Last updated 3/3/19. Last edited 3/20/19
I set out to create a website and blog about least-toxic cleaning. In these pages you see the beginnings.
Well, my blog has jumped to the back burner. Because now I’m working two additional days per week at my day job. What else, but least-toxic cleaning. 🙂 In the past two years I’ve also added de-cluttering, sending out dry cleaning, and taking care of pets and plants. And some shopping. And house-sitting. And arranging for repairs as needed.
Also I’m building a new site, in the background. That means learning the Genesis platform. Once it gels, I hope to return to regular blogging! Meanwhile, sorry my home page is not appearing on mobile phones— back to a big theme search. Sigh.
And now for the important news— a major project for a client has taken priority. It’s what I call a cleaning detox. All happening during the client’s three-story remodel. For a sneak peek, read on.
What’s a cleaning detox?
Of course, a cleaning detox means different things to different people. Here’s what it’s come to mean for me. Along with the client, her family, and her Personal Assistants.
- Replacing unnecessarily toxic cleaners with the least-toxic products that work.
- Preparing products for safe disposal that we’re not using anymore. This house had roughly 65 types of products to safely dispose of. In our case a miscommunication got in the way. To find out what happened, read on.
- Cleaning—deeply and thoroughly as needed.
It’s a collaboration, really. We’re all learning on the job.
Why a cleaning detox?
Well, to quote from my very first blog post,
A healthy home is clean, and free of toxic hazards.
Finding practical ways to get there— and stay there— is the focus of my health-friendly cleaning service, and of this new blog.Regina
When it comes to protecting my clients’ health, I’d rather be on the safe side. Shortly after starting this cleaning detox, the family’s dog died from nose cancer. Then their cat died from lymphoma— the same cat who had asthma. We’ll never know what caused it all. But a cleaning detox never hurts.
Besides, the fewer toxics we all use, the cleaner our air and water can stay— for us all.
Replacing cleaning products, cat litter, and the dry cleaning service
The following changes are now in place during the ongoing cleaning detox. With support and feedback from the client and her other help, I’ve:
- Replaced most specialized products with multi-surface ones. The replacements are the least-toxic ones that work— effectively, efficiently and conveniently. All replacements are fragrance-free, as well. A few old products remain, including a fabric stain remover, that the client may need during the transition. I’ll compile my complete replacement list for you asap. Some are on My Product List as well.
- Replaced the family’s “proprietary” cat litter brand with Feline Pine—a more transparent brand, and fragrance-free.
- 3/20/19 update: I’m now testing tea stain removal for three stainless steel thermoses. So far, baking soda’s winning out over denture cleaner and Bon Ami.
- 2/25/19 Update: Switched the family’s dry cleaning from the hydrocarbon method to a new steam method that uses a proprietary detergent. I’m now researching a greener alternative called professional wet cleaning—with help from Megan Kalsman, in Small Business Toxics with San Francisco Department of the Environment.
Preparing products for safe disposal
Thanks to Megan Kalsman for recommending I include information on safe disposal, and sending me a link. It’s too important to wait until my new site is up, as I had planned.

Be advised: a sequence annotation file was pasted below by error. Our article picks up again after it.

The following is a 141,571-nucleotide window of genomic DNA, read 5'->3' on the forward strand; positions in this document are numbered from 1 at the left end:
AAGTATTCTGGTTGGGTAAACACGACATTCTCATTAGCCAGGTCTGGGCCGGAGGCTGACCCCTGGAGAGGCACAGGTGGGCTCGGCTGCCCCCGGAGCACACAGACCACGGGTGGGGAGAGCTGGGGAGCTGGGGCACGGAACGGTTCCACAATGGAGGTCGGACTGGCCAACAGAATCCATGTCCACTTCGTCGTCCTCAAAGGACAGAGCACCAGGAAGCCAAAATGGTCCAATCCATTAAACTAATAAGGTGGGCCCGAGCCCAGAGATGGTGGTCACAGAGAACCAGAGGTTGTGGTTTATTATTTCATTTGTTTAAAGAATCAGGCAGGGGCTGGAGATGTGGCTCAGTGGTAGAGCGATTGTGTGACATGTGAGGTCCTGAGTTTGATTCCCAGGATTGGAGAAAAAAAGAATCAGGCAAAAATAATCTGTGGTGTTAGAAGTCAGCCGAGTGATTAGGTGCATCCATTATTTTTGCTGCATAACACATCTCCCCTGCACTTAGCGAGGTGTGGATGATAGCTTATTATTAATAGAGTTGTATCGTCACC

Not down the drain, in the trash, or abandoned outside
Every household has hazardous products. Old containers of household chemicals can deteriorate and leak [like our old chlorine bleach did!], causing dangerous fumes and fires when stored inside your house, or polluting rainwater runoff when stored outside.
When disposed improperly, these products end up in the landfill or down the drain. They can leach toxic chemicals and heavy metals into the soil and groundwater. Workers can be injured when these products are crushed in garbage and recycling trucks or poured down the drain.San Francisco Department of the Environment
Communication is everything
Be ready for the unexpected.
The same week I was arranging for safe disposal at a Household Hazardous Waste Facility, the unexpected did indeed happen.
When I was offsite, the construction crew discovered the stash. Hearing that the client was “getting rid of it all”, they divided everything between them, and took the stuff home to their families. Just like that.
Clearly, I had missed a communication step. Well, now I’ll know better for my next cleaning detox. 🙂
Remodeling as a backdrop
A three-story remodel has been underway throughout this cleaning detox. Right now the family’s hunkering down in a one-bedroom apartment, where I hold down the fort two days per week.
At the apartment I’m cleaning, housekeeping, sending out dry cleaning, and taking care of pets. Along with some shopping for supplies. And being ambassador to fellow tenants— a tight community, long-established before we arrived. I’ve also arranged for repairs between the client, building manager, and subcontractors.
Throughout it all I research new products, field-testing the most promising ones. Someday I’ll have a test kitchen; so far, that’s my clients’ homes.
By summer, the remodel and cleaning detox should be wrapping up. Then back to blogging if all goes well!
More of the story when my new site is further along.
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Share your own experiences, or any expert advice— on Twitter @reginaryerson. I’ll get my blog comment tool working asap, along with all my social media buttons.